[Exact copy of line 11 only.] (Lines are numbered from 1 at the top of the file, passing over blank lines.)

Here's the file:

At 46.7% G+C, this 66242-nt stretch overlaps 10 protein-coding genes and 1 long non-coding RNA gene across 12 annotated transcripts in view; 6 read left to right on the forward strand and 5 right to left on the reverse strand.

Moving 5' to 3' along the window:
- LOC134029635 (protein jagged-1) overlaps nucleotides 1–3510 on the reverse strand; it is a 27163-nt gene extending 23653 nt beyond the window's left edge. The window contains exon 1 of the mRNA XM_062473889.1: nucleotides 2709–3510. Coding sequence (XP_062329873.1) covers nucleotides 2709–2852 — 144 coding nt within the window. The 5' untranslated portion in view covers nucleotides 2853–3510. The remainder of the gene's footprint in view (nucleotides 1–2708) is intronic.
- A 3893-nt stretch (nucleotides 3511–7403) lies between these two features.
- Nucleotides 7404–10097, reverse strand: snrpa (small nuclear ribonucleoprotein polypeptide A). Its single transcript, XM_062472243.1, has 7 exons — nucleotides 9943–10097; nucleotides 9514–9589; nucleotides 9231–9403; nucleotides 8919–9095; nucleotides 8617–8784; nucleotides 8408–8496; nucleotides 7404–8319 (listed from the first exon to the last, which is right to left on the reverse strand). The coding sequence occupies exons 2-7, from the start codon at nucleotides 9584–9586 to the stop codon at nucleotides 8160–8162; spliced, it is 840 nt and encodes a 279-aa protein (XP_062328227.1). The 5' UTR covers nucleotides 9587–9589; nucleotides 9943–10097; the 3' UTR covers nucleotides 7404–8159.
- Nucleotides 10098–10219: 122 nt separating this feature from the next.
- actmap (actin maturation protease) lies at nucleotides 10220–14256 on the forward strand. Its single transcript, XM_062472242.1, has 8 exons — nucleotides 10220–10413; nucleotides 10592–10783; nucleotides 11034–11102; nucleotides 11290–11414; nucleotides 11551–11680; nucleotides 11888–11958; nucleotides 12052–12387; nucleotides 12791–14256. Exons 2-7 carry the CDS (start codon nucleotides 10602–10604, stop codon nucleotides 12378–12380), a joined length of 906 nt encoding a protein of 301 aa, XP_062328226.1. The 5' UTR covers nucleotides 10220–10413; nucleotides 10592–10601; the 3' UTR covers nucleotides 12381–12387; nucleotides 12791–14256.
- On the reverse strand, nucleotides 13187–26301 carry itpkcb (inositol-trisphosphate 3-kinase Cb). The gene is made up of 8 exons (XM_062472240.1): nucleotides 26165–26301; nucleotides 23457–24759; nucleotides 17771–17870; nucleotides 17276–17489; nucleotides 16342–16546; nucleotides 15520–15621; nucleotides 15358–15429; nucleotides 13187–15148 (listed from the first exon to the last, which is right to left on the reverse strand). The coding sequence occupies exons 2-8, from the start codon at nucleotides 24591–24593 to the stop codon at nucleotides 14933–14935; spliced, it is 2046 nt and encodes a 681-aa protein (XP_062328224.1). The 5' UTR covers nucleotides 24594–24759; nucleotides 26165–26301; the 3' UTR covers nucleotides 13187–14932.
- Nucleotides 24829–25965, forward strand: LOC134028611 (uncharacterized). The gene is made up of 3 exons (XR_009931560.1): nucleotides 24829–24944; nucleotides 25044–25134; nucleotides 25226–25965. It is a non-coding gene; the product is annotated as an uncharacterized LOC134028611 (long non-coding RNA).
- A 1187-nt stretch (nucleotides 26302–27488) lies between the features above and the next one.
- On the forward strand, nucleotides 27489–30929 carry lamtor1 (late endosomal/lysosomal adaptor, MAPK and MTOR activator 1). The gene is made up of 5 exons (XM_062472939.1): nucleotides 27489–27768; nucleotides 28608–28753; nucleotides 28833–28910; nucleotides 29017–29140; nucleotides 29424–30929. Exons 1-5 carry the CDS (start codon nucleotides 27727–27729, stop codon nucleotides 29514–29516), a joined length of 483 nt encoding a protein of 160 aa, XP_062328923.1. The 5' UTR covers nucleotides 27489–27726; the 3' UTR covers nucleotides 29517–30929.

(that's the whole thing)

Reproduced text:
- On the forward strand, nucleotides 27489–30929 carry lamtor1 (late endosomal/lysosomal adaptor, MAPK and MTOR activator 1). The gene is made up of 5 exons (XM_062472939.1): nucleotides 27489–27768; nucleotides 28608–28753; nucleotides 28833–28910; nucleotides 29017–29140; nucleotides 29424–30929. Exons 1-5 carry the CDS (start codon nucleotides 27727–27729, stop codon nucleotides 29514–29516), a joined length of 483 nt encoding a protein of 160 aa, XP_062328923.1. The 5' UTR covers nucleotides 27489–27726; the 3' UTR covers nucleotides 29517–30929.